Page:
Many years ago, prophetic words to the church I was then an elder of, that it was to be a ‘mission church’ (rather than parochial), meant that I was ‘sent’ (as the prophecies all were directed not just at the chuch, but at me). It wasn’t long before the ‘sending’ was forgotten: and not too long before I moved on from that church. I’ve never felt ‘sent’ – or supported by the church, though individuals in those churches have and do support me), that I’ve been part of since…. it’s an incredibly lonely place to be, and though I have a group of men that I go to for input, advice, a smack round the head when I need it (!), and – most importantly – love and care – it’d be wonderful to feel that ‘church’ is behind me. I’ve taken others from those churches with me over the years, and they’ve returned ‘on fire’, with their faith raised, experiences under their belts that they’d never had before, a perspective on what God is doing in another country and culture (and, in Colombia’s case, the opportunity to minister under that ‘open heaven’) – which surely can only benefit the church as a whole…?
That’s tough, believe me. I’m rarely away for more than a few weeks, and, if I’ve not taken a team, it’s very easy to get lonely and miss everything that was familiar. What’s lovely about Colin and Sue is that this is very much ‘home’, even despite what I’ve just written, and their home certainly is ‘home’. They don’t ‘pine’ for the UK, but would love to know the support and care of people back in the old homeland…. visits to missionaries are essential: not optional. Support for them is essential: not optional. A few years ago, there was a massive storm here – hurricane force – 52 people died, hundreds and hundreds of homes destroyed. I think Col said that they didn’t have one phone call asking if they were ok… I’ve been here a few times now: and – if they’ll have me (!!) I’m dedicated to come again – often, to help them, yes, but even more, to just be with them. Read Sysygy’s website about looking after missionaries: it’s an eye-opener. And as well as getting behind Colin and Sue, get behind Tim and his ministry through Sysygy. YOU’LL benefit: not just just them….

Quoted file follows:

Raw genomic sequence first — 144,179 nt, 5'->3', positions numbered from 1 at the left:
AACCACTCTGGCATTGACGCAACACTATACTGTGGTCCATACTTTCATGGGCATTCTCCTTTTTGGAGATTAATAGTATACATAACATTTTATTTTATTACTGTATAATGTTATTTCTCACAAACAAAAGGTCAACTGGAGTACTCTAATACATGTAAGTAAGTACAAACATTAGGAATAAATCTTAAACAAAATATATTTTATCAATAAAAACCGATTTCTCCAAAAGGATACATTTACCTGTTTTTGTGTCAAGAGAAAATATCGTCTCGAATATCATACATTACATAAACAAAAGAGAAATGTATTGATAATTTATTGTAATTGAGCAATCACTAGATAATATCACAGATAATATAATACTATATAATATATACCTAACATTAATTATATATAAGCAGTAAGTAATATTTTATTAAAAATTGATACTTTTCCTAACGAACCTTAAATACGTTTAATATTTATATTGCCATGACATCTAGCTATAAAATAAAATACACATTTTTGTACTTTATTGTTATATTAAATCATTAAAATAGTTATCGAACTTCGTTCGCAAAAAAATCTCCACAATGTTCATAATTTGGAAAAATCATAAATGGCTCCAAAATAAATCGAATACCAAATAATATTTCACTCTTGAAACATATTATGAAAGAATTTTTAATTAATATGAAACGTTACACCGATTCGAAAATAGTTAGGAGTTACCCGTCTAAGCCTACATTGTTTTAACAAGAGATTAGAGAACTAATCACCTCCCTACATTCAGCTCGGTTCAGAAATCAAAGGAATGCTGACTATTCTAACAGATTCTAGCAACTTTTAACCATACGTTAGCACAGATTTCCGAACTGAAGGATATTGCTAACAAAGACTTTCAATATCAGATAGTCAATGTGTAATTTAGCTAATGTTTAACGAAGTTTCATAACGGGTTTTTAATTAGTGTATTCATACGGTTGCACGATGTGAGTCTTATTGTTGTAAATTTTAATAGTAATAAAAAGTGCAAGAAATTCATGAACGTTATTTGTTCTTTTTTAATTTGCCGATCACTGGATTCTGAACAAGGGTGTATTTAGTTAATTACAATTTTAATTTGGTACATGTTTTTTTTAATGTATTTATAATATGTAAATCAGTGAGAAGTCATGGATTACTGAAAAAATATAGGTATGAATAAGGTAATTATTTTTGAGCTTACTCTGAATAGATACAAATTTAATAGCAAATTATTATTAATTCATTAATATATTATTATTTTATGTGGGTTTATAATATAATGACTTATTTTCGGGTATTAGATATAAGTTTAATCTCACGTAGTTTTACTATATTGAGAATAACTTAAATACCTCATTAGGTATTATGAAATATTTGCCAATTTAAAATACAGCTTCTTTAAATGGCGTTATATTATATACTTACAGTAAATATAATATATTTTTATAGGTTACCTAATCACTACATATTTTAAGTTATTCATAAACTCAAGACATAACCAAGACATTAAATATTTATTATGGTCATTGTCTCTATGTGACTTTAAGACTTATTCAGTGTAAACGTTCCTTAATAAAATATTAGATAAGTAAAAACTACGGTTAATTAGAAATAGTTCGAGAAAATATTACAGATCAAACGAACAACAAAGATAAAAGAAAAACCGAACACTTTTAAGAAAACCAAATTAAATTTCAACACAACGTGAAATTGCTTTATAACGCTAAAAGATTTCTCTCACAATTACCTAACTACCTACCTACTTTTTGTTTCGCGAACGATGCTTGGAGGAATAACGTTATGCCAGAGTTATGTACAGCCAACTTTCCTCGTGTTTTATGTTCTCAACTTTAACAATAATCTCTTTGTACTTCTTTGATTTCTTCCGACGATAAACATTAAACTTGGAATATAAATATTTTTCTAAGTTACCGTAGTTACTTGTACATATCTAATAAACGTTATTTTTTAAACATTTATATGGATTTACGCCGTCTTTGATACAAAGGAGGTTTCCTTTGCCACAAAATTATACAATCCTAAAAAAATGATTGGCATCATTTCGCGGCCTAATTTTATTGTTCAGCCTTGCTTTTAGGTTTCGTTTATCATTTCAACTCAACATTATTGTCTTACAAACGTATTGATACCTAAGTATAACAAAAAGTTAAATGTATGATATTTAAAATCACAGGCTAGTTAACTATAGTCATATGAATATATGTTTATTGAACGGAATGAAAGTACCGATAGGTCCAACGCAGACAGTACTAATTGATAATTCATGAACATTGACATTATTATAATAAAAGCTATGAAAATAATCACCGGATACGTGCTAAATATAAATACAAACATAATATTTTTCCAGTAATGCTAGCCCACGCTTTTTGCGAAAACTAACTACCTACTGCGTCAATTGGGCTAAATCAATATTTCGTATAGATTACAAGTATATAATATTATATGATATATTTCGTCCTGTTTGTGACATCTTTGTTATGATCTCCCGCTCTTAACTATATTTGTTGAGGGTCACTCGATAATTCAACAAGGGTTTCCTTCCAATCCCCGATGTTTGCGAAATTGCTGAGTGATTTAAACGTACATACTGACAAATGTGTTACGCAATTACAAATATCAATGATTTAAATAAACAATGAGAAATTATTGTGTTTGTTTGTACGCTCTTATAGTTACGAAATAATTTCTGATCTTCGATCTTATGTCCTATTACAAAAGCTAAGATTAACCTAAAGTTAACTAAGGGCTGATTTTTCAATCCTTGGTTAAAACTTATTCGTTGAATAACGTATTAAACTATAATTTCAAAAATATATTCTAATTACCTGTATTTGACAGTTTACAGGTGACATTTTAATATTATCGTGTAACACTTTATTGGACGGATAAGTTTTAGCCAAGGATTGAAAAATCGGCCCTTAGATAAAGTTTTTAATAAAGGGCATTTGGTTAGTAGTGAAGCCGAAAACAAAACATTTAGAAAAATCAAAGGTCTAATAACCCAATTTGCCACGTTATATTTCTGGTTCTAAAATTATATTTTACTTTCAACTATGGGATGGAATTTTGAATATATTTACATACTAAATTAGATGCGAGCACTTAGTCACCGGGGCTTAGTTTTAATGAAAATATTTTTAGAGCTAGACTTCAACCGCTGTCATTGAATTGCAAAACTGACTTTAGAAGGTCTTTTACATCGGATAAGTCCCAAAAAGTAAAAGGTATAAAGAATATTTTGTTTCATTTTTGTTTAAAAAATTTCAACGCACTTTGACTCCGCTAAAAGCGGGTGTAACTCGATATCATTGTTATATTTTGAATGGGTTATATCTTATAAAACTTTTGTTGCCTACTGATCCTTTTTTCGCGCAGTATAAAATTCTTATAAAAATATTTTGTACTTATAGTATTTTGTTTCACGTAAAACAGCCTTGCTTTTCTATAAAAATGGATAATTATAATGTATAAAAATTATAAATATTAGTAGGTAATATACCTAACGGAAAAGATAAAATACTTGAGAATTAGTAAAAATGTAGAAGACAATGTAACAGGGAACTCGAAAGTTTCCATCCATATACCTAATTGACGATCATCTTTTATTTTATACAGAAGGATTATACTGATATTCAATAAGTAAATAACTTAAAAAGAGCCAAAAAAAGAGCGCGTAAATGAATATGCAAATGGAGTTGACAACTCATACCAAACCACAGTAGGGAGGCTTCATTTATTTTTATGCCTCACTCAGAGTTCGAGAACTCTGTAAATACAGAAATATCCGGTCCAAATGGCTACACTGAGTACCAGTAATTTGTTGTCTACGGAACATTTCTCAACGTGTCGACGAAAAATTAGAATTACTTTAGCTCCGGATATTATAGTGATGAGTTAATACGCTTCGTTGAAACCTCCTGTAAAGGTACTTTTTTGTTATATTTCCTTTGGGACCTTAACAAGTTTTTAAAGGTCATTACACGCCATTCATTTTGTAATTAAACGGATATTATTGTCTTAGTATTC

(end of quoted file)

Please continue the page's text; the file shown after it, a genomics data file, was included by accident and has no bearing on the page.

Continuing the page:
Bring a team – to help at the conference, if not at other times – they work themselves into the ground at LCO, and need people to share the burden of it – setting up, running the coffee bar/shop, knocking it all down….you’ll be blessed, they’ll be blessed, and you’ll see the lovely Vendee, and just how hard the ground is spiritually….
This lovely man (the one on the right!!), is Jean-Claude, who was at all the meetings I spoke at in Brem-sur-Mer last Saturday. He’s suffered with tinnitus for many years, and was healed. He’s just come round to Colin & Susan‘s house just now, because he’s so excited he wanted to tell me personally. If you’ve had tinnitus, you’ll know what a blessing it is to have silence in your head. The enemy’s tried to dump it in my head in the past year, but I’ve refused to receive it and it’s gone for good now!
That’s lovely for me, as it’s pretty rare that someone puts themself out to do that specially. Thank you, Lord, for healing this lovely man.
He has an amazing life story, too: including having a stroke in 1998. Jean-Claude is French, but when he came round from the stroke, he couldn’t speak a word of French. But he WAS fluent in German, which he couldn’t speak before the stroke, but it wasn’t his natural language. (I got it wrong when I said he couldn’t speak it!).
Loads more to his story, but that’s unique enough!!